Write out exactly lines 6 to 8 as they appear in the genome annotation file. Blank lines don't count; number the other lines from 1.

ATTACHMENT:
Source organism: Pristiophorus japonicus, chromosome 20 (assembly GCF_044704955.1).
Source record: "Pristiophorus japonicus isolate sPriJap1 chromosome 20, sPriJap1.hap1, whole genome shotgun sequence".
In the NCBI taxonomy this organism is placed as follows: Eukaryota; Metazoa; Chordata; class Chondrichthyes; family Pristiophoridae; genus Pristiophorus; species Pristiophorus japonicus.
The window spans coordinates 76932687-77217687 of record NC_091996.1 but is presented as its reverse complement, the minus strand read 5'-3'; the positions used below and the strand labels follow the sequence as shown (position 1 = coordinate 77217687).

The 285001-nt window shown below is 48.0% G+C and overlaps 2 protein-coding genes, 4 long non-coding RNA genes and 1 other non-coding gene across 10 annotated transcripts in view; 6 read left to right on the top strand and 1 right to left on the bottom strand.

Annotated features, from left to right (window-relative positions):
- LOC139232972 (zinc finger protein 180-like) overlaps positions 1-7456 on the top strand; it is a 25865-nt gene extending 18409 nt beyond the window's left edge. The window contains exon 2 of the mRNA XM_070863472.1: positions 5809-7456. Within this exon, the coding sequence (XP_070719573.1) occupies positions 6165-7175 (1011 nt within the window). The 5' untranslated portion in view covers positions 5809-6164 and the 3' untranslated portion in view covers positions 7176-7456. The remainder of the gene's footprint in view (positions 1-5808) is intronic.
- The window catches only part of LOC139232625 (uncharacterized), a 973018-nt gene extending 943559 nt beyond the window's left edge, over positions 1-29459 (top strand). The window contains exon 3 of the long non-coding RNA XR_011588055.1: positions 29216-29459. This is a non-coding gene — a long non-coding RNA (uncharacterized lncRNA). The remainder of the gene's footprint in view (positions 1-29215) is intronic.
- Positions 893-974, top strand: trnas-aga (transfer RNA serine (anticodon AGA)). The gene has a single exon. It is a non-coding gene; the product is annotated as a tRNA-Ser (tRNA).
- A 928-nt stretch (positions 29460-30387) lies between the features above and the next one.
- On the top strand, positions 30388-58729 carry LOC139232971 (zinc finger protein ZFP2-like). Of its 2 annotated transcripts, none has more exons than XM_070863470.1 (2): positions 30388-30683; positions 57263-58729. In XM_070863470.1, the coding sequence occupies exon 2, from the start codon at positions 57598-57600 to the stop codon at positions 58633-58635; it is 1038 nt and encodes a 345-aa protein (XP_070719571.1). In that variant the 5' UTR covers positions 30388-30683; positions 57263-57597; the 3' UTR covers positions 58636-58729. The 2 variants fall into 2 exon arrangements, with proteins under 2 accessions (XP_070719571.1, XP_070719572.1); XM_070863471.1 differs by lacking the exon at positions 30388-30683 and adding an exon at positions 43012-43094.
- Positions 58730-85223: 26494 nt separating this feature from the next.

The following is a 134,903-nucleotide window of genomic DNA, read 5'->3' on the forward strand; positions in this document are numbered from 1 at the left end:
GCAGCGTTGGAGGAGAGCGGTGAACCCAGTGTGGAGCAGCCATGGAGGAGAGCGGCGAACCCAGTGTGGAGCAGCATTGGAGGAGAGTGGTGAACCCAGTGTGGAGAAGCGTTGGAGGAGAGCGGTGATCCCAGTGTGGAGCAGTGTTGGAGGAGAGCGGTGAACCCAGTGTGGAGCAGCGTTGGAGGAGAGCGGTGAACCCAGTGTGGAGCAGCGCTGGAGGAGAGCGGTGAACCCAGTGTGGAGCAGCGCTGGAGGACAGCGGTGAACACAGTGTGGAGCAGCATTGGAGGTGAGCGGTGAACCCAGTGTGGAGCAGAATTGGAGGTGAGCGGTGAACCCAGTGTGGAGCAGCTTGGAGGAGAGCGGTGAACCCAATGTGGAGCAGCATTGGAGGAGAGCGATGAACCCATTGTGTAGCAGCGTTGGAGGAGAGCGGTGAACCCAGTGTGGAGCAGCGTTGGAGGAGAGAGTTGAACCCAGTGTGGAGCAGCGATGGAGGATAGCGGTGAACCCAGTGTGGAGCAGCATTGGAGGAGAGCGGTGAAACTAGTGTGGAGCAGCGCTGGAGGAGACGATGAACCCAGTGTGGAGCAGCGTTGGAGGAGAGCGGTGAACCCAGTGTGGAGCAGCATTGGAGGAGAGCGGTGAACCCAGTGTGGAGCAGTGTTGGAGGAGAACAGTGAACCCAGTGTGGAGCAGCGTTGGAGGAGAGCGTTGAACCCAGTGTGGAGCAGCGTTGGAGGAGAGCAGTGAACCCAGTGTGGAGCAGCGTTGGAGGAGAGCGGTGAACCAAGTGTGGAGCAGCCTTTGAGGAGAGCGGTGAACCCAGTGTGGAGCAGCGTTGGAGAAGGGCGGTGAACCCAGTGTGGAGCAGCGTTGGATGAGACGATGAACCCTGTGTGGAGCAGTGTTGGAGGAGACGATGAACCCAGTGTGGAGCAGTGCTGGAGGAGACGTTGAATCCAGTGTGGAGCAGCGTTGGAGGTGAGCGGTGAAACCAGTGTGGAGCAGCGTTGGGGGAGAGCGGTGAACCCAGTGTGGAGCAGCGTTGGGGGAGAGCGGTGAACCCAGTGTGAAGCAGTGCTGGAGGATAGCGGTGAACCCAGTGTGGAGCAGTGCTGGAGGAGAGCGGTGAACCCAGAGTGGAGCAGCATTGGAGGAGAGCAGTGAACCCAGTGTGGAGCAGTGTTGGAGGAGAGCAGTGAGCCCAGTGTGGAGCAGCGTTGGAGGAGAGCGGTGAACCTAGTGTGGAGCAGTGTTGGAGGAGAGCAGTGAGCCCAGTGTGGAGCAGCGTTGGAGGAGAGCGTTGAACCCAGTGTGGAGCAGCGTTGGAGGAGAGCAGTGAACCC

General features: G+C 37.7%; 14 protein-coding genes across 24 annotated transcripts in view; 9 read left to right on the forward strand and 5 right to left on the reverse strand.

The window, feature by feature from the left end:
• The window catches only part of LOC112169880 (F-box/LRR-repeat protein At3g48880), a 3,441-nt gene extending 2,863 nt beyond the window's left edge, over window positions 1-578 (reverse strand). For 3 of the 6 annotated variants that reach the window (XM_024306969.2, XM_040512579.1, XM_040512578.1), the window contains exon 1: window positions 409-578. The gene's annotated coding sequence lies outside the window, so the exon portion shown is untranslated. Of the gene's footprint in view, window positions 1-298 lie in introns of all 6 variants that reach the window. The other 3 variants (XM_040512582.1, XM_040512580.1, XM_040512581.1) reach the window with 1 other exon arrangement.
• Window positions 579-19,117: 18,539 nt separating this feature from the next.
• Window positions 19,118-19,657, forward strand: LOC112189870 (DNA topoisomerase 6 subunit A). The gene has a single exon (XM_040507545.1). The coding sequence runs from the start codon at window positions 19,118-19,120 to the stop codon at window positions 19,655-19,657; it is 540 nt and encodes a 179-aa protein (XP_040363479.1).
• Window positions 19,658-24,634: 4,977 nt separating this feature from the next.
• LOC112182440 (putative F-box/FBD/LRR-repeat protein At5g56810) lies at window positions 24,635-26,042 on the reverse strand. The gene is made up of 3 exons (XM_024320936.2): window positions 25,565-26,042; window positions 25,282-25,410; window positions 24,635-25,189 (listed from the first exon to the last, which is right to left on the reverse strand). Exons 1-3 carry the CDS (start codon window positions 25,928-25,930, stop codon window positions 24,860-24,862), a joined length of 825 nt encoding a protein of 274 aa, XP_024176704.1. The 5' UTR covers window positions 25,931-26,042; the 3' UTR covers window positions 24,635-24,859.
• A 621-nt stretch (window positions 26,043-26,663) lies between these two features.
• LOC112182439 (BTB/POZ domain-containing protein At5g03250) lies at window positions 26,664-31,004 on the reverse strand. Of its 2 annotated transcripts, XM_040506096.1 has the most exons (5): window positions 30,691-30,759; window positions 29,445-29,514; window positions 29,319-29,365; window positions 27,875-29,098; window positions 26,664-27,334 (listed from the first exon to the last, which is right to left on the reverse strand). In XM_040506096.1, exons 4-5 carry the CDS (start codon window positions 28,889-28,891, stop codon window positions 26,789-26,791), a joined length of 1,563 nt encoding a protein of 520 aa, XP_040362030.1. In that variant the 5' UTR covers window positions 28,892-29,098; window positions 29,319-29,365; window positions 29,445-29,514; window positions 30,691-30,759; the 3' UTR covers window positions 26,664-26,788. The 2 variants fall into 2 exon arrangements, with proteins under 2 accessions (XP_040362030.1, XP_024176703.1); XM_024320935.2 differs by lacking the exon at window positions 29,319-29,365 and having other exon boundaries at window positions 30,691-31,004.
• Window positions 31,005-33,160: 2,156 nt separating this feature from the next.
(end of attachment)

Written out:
Annotated features, from left to right (window-relative positions):
- LOC139232972 (zinc finger protein 180-like) overlaps positions 1-7456 on the top strand; it is a 25865-nt gene extending 18409 nt beyond the window's left edge. The window contains exon 2 of the mRNA XM_070863472.1: positions 5809-7456. Within this exon, the coding sequence (XP_070719573.1) occupies positions 6165-7175 (1011 nt within the window). The 5' untranslated portion in view covers positions 5809-6164 and the 3' untranslated portion in view covers positions 7176-7456. The remainder of the gene's footprint in view (positions 1-5808) is intronic.
- The window catches only part of LOC139232625 (uncharacterized), a 973018-nt gene extending 943559 nt beyond the window's left edge, over positions 1-29459 (top strand). The window contains exon 3 of the long non-coding RNA XR_011588055.1: positions 29216-29459. This is a non-coding gene — a long non-coding RNA (uncharacterized lncRNA). The remainder of the gene's footprint in view (positions 1-29215) is intronic.